Here’s my soup: Well, I’m here to tell you, this is very close if not one and the same. It looks the same. It tastes just about the same. And I’m a very happy camper, because now I can make this soup in a big quantity and freeze it like I do with most of my soups.


So what’s different at all? Well, the waitress at Cindy’s told us they sauteed the tomatillos for one thing. And they use masa to thicken the soup. I hunted all over in my pantry, but didn’t have any. I didn’t have any fine grind corn flour either (other than cornstarch, and I was certain that wasn’t what we wanted here). I did have polenta and cornmeal, but they’re both too coarse. So I used the regular flour called for in the recipe. And she thought there wasn’t any cream in it, but this soup (with milk and a little cream) looks JUST like theirs, so I’d say they did. Make sure you don’t get a single poblano chile seed in the soup – it won’t puree very well.
If I changed anything next time I make it, I will use less cheese. Asiago has a slightly bitter taste on the palate, and I think less would be an improvement. I only had a little over 1/2 pound, and the recipe called for 10 ounces. I think it has ample at that, and could easily be reduced, so I’ve changed the quantity in the recipe below. Asiago melts into the soup well – it’s doesn’t become stringy and difficult as some cheeses can do when added to hot soups. I did quick/flash fry the tomatillos first. A little olive oil, a hot burner and they browned in a hurry. Tomatillos have a lot of water in them, so once that was rendered out, they reduced to small pieces. I also sauteed the onion with the tomatillo, then the poblanos before adding any of the liquid. I’ve changed the recipe to that effect. I also didn’t strain the soup. I think the little bit of texture tastes just fine. I blended it well, though, so it wouldn’t have to be strained.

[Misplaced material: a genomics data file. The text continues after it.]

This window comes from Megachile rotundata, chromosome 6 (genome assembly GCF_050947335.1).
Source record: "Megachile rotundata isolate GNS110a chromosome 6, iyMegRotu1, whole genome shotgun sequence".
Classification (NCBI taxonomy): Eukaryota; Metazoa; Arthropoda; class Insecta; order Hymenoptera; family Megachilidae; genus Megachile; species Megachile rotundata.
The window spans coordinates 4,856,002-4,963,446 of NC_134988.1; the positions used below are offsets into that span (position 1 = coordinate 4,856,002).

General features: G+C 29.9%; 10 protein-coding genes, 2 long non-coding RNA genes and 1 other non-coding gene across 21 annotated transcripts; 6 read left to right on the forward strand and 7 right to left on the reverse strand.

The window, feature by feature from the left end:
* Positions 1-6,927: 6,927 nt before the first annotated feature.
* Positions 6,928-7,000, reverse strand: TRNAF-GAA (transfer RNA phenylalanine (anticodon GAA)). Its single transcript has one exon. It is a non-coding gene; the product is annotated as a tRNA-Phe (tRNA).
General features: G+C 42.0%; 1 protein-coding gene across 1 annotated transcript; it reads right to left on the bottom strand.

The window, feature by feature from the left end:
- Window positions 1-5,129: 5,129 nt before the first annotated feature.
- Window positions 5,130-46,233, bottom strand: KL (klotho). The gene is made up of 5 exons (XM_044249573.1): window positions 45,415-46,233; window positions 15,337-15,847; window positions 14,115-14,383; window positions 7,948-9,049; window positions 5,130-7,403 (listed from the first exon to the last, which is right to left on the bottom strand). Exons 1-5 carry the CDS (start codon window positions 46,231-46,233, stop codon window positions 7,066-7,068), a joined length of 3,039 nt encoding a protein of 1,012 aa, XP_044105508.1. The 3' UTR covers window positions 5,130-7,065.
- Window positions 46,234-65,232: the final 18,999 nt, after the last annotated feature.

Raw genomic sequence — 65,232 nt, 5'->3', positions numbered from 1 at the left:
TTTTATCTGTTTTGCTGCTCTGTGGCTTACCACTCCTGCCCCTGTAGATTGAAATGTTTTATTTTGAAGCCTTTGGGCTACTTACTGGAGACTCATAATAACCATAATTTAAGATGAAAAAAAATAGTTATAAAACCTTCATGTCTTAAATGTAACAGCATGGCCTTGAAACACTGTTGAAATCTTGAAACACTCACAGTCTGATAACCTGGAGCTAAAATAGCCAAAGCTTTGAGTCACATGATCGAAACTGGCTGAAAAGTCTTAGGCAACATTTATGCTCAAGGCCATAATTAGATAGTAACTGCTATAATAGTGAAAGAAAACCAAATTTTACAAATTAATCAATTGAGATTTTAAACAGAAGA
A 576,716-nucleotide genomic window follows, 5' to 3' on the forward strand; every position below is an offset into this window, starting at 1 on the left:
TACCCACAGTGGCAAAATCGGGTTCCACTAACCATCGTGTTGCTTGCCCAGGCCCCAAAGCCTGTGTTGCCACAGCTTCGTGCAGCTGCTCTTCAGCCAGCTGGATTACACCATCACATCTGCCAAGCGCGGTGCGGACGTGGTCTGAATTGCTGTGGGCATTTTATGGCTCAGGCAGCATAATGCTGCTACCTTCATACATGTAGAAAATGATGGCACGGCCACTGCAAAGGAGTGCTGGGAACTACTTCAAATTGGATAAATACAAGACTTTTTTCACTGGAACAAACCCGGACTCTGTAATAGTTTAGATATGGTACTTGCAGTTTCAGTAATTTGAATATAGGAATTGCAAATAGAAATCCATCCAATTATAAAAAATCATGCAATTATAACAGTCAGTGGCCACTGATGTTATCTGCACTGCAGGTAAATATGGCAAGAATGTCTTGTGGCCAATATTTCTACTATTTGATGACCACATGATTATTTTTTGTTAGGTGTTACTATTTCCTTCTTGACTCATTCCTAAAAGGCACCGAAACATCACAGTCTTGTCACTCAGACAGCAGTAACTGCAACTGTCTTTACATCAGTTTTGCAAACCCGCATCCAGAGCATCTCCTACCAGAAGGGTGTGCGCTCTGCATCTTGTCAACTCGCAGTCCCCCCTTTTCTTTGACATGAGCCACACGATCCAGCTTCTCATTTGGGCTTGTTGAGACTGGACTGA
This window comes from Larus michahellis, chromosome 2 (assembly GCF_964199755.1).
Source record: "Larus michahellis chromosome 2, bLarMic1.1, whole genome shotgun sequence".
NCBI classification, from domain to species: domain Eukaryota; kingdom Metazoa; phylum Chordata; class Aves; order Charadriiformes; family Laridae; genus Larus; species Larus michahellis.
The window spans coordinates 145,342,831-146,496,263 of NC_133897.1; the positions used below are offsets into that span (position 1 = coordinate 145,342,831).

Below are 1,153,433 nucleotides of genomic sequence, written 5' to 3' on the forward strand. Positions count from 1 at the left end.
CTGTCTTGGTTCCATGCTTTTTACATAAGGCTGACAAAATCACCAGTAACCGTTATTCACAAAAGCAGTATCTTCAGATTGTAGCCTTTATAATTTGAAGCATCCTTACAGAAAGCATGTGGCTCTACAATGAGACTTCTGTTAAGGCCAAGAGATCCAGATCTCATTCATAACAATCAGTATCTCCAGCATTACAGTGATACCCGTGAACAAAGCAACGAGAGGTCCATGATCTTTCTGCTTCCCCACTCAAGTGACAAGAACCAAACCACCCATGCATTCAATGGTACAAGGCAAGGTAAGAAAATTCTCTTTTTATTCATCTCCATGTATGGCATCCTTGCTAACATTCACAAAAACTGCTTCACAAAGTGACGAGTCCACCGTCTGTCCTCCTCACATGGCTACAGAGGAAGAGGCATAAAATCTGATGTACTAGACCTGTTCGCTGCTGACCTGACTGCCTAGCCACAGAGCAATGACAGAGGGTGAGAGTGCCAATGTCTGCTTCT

I can tell you I love simple soups, and this is one. You’re not likely to have all the ingredients on hand, however, but this one is certainly worth a trip to the market to buy the poblanos, the tomatillos, Asiago cheese, spinach and cilantro. Oh, yes, I’ll be making this again. Most definitely. Soon.
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Roasted Poblano-Asiago Cheese Soup

Recipe adapted from one by: Chef Matthew Dunn,
Stephan Pyles (restaurant), Dallas Servings: 6  – Makes about 7 cups

5 tablespoons all-purpose flour
4 tablespoons butter — at room temperature
2 whole poblano chiles — roasted, peeled, seeded, chopped
1 whole onion — chopped
3/4 pound tomatillos — husked, rinsed, chopped
3 cloves garlic — chopped
1 1/2 cups chicken stock
1/2 cup heavy cream
2 cups milk
1 cup spinach — cleaned
4 ounces Asiago cheese — grated, or more to taste
1/2 bunch cilantro — chopped
Salt — to taste
Fresh ground pepper — to taste

1. In a mixing bowl, mix the flour and butter with a fork until the flour is totally incorporated.
2. Place the poblanos, onion, tomatillos, garlic, chicken stock, cream and milk in a pan and bring to a boil. Whisk in the flour and butter mixture and continue to whisk until lumps of flour disappear. Cook over medium heat until the mixture thickens. While stirring, add spinach, Asiago cheese and cilantro and continue to cook for 30 seconds. Transfer to a blender in batches and blend until completely smooth.
3. Strain through a medium strainer back into the heavy pan, season with salt and pepper and keep warm. Ladle the soup into warm bowls and garnish with tortilla strips and Pico de Gallo, if desired. Or sprinkle with additional chopped cilantro.

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  1. Kelly

    said on January 18th, 2011:

    I’m in love with this soup from Stephen Pyles. I’m so glad to find the recipe on your site, I can’t wait to make it!
    Thanks!

    I’m so glad! It’s not available anywhere else (the recipe disappeared from his website right after I found it) so far as I know. Let me know what you think about it. . . carolyn t